This helps one to understand that none of the historic councils of the Church took place in a vacuum. I often wonder if we would have been able to find some theological common ground and bring about a reconciliation if it weren't for the heavy-handed tactics of the Empire. Of course, from what I understand, we had some bullies on our side too, but we didn't have the power to persecute people on the same scale as the Imperials. As Bishop Tiran states so eloquently:Pegging down orthodoxy to the authority of councils and to the fixity of theological propositions issued by them, and judging orthodoxy or otherwise of a section of the Church on the basis of its acceptance or rejection, as the case may be, has failed to produce unity in the Church, and most probably will continue to do so. This is because the fixity of the stance of a council in history, and its image formed in the context of events surrounding it, make agreement on its evaluation extremely difficult.On the other hand, when we take a council dealing with doctrinal matters as a teaching organ rather than a legislative organ of the Church, and focus our attention on the insights contained in its expositions, then the desired consensus will be possible to produce inasmuch as the teaching of the council will be amenable to new understandings and interpretations. In other words, when we seek broad agreements on the affirmations of our faith and consider the councils as corroborative authorities rather than originative and determinative, then our goal of unity will be better served.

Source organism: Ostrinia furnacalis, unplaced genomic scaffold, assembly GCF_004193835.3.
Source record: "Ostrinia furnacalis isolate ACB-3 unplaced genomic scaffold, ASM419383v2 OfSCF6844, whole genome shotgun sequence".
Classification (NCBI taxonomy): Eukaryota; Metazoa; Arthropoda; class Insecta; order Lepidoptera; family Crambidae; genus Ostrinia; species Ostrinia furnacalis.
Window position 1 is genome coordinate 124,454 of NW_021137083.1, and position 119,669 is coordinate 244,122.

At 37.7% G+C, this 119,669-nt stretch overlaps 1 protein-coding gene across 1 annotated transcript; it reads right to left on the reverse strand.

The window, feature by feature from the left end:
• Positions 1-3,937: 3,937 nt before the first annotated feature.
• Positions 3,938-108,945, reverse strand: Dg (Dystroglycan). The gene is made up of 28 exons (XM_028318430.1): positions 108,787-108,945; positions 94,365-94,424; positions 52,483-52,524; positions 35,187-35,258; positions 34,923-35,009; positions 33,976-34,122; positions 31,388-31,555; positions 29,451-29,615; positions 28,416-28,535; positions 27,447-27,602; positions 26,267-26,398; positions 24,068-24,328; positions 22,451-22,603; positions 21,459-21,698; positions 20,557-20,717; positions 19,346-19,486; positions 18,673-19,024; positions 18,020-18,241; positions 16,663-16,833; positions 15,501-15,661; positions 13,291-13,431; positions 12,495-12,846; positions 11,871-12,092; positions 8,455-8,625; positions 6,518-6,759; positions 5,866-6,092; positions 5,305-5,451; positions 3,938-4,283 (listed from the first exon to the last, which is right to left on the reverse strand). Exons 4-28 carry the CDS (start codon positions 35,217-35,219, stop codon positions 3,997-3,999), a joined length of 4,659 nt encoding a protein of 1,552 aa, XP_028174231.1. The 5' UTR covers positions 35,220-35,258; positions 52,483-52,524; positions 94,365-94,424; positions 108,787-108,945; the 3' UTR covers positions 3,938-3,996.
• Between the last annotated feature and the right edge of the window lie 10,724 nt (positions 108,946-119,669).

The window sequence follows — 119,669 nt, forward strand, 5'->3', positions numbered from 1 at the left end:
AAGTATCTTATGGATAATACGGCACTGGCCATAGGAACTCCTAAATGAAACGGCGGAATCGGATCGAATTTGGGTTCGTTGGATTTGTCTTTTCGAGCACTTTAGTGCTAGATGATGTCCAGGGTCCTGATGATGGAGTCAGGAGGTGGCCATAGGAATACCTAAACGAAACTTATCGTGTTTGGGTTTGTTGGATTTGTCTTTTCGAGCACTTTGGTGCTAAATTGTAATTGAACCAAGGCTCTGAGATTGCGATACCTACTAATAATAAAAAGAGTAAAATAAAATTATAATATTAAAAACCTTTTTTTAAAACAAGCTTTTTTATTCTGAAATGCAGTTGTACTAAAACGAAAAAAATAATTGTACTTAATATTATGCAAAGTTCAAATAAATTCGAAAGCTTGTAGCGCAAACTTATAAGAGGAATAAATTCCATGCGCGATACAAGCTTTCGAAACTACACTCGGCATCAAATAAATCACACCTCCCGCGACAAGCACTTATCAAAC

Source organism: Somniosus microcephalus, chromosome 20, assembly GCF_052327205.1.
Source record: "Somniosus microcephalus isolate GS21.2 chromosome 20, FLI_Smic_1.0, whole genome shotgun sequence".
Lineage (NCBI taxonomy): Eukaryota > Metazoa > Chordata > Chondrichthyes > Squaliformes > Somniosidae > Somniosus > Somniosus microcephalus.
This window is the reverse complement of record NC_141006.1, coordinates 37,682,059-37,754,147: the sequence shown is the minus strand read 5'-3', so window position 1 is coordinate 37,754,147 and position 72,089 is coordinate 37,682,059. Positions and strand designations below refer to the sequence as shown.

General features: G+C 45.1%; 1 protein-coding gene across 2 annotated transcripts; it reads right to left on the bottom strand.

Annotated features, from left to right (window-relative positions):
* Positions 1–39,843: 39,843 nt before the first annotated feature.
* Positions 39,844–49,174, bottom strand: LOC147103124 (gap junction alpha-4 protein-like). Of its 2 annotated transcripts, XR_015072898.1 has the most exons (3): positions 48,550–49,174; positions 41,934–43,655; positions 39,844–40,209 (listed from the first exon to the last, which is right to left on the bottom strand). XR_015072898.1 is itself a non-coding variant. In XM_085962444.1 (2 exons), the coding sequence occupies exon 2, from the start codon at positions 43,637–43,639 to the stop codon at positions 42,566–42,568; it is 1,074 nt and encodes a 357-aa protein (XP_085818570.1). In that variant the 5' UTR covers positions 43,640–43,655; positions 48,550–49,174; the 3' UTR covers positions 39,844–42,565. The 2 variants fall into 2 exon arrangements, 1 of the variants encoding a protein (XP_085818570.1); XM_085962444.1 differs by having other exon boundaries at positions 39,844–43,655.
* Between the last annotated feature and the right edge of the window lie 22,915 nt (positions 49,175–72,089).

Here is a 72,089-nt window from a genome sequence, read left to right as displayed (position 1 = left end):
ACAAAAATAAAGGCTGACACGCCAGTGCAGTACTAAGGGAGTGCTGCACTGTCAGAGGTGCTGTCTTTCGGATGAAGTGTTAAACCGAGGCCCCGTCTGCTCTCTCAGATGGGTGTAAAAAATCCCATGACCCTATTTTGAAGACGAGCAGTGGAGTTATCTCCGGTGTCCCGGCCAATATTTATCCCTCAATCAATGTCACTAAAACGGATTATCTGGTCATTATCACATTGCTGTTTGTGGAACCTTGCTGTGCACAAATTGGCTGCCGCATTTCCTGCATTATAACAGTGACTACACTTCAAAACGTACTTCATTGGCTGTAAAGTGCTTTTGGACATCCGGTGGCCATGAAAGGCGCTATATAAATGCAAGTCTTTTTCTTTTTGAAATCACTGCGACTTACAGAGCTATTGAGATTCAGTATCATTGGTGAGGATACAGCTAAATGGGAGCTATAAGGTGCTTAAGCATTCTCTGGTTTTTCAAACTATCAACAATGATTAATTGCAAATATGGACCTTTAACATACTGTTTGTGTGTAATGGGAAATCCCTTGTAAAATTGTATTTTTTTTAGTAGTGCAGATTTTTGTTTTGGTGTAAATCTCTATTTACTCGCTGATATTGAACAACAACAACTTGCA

This is the key!!! It is the DOCTRINES which were confirmed at the councils which are important. If we agree upon them, then there is a chance for unity. If it is a matter of forcing people to enshrine councils which called for or led to the persecution of their theological ancestors, whom they justifiably feel were fully Orthodox, then this is another matter. Bishop Tiran goes on to demonstrate how the Liturgical and Sacramental Life of the Church were not destroyed by the use of Miaphysite or Dyophysite christological terminology on either side, and also explores the very real concerns behind the dispute on both sides. After reading this last section, one can see how both sides were genuinely concerned that the understanding of the other side in some way precluded (at least theoretically) the miracle of Our Salvation.
One little criticism: I did not like the quotations from Protestant theologians. To me, this skates a little too close to endorsing their theology.